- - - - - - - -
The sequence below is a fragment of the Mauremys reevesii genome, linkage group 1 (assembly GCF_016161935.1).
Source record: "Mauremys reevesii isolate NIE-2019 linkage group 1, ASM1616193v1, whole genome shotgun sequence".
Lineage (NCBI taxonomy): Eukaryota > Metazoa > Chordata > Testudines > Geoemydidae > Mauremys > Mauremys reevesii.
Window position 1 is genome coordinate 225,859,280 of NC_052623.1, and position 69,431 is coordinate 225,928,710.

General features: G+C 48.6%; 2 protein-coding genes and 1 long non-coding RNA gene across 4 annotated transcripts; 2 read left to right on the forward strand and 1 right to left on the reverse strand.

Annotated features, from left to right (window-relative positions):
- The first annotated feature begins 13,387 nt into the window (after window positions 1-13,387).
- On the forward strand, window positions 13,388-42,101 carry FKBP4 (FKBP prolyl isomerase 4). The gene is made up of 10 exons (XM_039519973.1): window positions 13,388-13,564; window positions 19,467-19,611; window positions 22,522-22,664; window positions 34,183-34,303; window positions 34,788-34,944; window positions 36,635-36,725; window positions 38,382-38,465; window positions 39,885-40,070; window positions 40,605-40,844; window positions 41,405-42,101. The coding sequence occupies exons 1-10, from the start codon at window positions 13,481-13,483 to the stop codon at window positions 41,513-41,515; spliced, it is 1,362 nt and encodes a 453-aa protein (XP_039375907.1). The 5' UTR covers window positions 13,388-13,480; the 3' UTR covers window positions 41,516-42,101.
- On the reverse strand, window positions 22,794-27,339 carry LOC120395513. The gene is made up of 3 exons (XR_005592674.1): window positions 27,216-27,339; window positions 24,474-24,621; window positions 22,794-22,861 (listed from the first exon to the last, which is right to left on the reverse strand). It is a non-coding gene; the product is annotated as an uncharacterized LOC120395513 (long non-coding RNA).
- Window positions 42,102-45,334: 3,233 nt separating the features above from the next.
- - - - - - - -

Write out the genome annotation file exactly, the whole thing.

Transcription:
The sequence below is a fragment of the Mauremys reevesii genome, linkage group 1 (assembly GCF_016161935.1).
Source record: "Mauremys reevesii isolate NIE-2019 linkage group 1, ASM1616193v1, whole genome shotgun sequence".
Lineage (NCBI taxonomy): Eukaryota > Metazoa > Chordata > Testudines > Geoemydidae > Mauremys > Mauremys reevesii.
Window position 1 is genome coordinate 225,859,280 of NC_052623.1, and position 69,431 is coordinate 225,928,710.

General features: G+C 48.6%; 2 protein-coding genes and 1 long non-coding RNA gene across 4 annotated transcripts; 2 read left to right on the forward strand and 1 right to left on the reverse strand.

Annotated features, from left to right (window-relative positions):
- The first annotated feature begins 13,387 nt into the window (after window positions 1-13,387).
- On the forward strand, window positions 13,388-42,101 carry FKBP4 (FKBP prolyl isomerase 4). The gene is made up of 10 exons (XM_039519973.1): window positions 13,388-13,564; window positions 19,467-19,611; window positions 22,522-22,664; window positions 34,183-34,303; window positions 34,788-34,944; window positions 36,635-36,725; window positions 38,382-38,465; window positions 39,885-40,070; window positions 40,605-40,844; window positions 41,405-42,101. The coding sequence occupies exons 1-10, from the start codon at window positions 13,481-13,483 to the stop codon at window positions 41,513-41,515; spliced, it is 1,362 nt and encodes a 453-aa protein (XP_039375907.1). The 5' UTR covers window positions 13,388-13,480; the 3' UTR covers window positions 41,516-42,101.
- On the reverse strand, window positions 22,794-27,339 carry LOC120395513. The gene is made up of 3 exons (XR_005592674.1): window positions 27,216-27,339; window positions 24,474-24,621; window positions 22,794-22,861 (listed from the first exon to the last, which is right to left on the reverse strand). It is a non-coding gene; the product is annotated as an uncharacterized LOC120395513 (long non-coding RNA).
- Window positions 42,102-45,334: 3,233 nt separating the features above from the next.